The Truth Pickle

Updated: Sep 1


Truth and reality exist, we're pretty sure. From there things get complicated. Reality has to pass through our imperfect senses on its way to our imperfect intellect. Who's to say it arrives intact? That's the pickle we're in.


Our species' ability to be spectacularly wrong means we can never say, "I know, therefore you must believe me." We can only present argument and evidence and hope to persuade others to believe as we do.


On a positive note, we can be optimistic about being wrong. In Being Wrong, author Karen Schultz encouraged, "embracing our fallibility simply acknowledges what philosopher Richard Rorty called 'the permanent possibility of someone having a better idea.'" Hooray for that!


Yet, we must live in the world, believing a great many things to be true that arguably we cannot know to be true, because of the fallibility of senses - ours and others. The scaffolding of life that we walk on consists of lots of "I hope", "I believe", and "I'm pretty darn sure", that each person and each generation has to come to accept for itself and pin its hopes on. Individuals and generations may go on for entire lives and centuries building on complete error, then half-truths, then mostly-truths, and so on. Little by little civilization has gotten closer and closer to the truth and how to harness it, improving living conditions, lengthening lifespans, decreasing disease and poverty. Truth is indeed "the antidote to suffering" (Jordan Peterson). This gradual process of improvement affects every part of our culture stack.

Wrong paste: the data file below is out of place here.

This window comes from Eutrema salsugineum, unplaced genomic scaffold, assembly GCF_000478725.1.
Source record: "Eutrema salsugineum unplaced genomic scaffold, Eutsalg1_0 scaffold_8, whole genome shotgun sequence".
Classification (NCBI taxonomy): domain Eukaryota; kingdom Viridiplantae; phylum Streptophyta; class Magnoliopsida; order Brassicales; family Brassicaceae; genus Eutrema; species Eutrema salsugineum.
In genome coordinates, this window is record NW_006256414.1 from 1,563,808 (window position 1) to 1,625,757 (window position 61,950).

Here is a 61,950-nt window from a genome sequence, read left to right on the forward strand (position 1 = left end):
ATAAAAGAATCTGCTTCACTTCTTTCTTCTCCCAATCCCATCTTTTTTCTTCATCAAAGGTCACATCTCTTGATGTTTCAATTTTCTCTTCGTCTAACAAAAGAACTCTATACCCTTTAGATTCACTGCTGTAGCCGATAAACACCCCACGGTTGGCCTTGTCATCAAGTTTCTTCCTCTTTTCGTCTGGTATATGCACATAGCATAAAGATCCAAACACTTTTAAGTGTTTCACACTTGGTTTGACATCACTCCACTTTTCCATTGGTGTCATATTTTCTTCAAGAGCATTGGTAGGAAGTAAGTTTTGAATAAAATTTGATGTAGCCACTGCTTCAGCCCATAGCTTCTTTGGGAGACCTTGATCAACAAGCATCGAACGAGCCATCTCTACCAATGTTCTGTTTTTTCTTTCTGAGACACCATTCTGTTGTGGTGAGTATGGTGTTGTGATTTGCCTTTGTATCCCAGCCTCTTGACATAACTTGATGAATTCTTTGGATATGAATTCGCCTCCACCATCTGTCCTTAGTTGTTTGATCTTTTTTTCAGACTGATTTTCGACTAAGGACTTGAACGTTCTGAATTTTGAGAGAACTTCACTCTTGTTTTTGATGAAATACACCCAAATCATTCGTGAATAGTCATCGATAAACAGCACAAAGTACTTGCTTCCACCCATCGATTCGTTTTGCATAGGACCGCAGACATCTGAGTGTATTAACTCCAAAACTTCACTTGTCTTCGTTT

So how do we get as close to truth as possible and avoid error as much as possible? And how do we perpetuate the seeking and acceptance of truth from generation to generation so we don't go backwards?


Epistemology is the study of the nature, origin, and limits of human knowledge. Presented here are three different methods, each with its own standards of evidence (proper use) and malpractice (improper use):



There are others: pragmatism, historicism, aestheticism, and asceticism, for example.


The different methods are like tools in a truth-finding toolbox. The more of them we have and the more familiar we are with their proper and improper uses, the more likely we are to correctly discern between truth and error. That said, a great deal of effort is required to master one, let alone two or three. Most of us have a favorite and may discount or entirely reject others.


Each method has its own domain or proper use. They do not (or need not) compete with one another. Evidence from one should complement or confirm evidence from another. If not, malpractice has occurred in either or both. Being "multilingual" or fluent in multiple methods gives us a broader understanding of the world and the people and problems in it. Each method is powerful and practical and should expand our mind, our comprehension, and our gratitude. They allow us to approach the same destination, truth, from different routes.